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that was used to pay for day-to-day health care? Was that why we were in

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this situation? The NHS has to take care of its cyber security. I

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understand that warnings were given that it had to be up-to-date. 150

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countries are involved in this and 200,000 victims, according to Europe

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poll. We take cyber security very seriously. We setup the new national

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cyber Security Centre which has been working with the NHS and with staff

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in the NHS to ensure that patient care has been compromised. Let's

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talk about Brexit. BMW are building the mini at Cowley around the

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corner. They are not committing to building the electric mini until

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they know what is going to happen in the future. Companies like BMW will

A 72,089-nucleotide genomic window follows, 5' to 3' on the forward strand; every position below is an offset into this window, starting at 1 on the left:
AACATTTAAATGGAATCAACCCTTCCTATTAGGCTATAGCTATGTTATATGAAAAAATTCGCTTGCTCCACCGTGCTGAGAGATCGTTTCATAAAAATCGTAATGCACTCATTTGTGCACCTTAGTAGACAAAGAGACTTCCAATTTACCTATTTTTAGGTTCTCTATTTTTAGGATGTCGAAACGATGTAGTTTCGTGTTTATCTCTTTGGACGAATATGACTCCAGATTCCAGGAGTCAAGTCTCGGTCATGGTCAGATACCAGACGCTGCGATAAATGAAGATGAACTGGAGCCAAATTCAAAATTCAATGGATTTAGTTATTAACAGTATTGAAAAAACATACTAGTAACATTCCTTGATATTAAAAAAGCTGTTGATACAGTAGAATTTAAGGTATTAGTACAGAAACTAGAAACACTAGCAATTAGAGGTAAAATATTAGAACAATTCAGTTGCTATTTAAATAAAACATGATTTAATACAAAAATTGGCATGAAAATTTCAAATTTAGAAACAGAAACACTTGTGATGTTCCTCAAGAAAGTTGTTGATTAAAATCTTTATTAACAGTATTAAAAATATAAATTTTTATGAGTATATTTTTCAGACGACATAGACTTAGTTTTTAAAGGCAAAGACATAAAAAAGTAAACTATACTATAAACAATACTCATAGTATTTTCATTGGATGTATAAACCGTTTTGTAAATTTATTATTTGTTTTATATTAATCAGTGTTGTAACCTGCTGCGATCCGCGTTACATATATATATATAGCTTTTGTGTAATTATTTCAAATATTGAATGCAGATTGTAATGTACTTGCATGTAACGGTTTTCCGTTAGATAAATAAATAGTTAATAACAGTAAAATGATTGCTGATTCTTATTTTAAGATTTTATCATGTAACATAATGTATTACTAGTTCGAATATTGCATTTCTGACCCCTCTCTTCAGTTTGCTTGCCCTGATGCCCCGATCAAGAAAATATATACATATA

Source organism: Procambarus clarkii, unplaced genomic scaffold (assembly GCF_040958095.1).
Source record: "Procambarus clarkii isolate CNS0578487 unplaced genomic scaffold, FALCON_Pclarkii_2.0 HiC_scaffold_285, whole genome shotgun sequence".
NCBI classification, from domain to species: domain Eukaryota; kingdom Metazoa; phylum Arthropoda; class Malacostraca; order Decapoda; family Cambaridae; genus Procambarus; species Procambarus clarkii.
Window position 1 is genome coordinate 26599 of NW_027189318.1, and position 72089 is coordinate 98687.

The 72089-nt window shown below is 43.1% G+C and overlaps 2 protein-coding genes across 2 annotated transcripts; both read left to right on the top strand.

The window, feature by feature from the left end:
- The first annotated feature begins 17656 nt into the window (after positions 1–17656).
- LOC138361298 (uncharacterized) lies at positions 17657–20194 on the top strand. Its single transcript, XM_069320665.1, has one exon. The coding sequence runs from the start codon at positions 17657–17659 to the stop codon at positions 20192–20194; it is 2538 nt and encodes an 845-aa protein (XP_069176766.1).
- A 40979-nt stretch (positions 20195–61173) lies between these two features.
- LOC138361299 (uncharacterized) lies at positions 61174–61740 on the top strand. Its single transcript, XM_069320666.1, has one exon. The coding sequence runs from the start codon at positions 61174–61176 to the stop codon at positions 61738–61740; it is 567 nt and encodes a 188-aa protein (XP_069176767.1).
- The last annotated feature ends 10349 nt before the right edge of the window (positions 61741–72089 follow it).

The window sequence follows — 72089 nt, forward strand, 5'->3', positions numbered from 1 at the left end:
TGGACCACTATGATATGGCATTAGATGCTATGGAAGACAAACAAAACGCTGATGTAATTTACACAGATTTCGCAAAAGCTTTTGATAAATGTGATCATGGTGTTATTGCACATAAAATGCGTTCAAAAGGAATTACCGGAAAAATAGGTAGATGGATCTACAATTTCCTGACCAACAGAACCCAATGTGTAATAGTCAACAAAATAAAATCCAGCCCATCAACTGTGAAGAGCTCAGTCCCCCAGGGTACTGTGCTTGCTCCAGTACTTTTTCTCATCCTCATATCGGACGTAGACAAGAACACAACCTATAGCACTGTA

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be looking for the government to produce a good deal for the UK so we

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have is free and frictionless trade across borders with DEV. We have

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planned to go into those negotiations working for a comp

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rents of free trade agreement. We want to make sure that the

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automotive sector which is important here and in other parts of the UK is

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competitive into the future. To do that, you need strong and stable

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leadership and a strong and in those negotiations.

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One area where Brexit is very much part of the election debate is Moray

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It's a seat that's been held by the SNP since the '80s,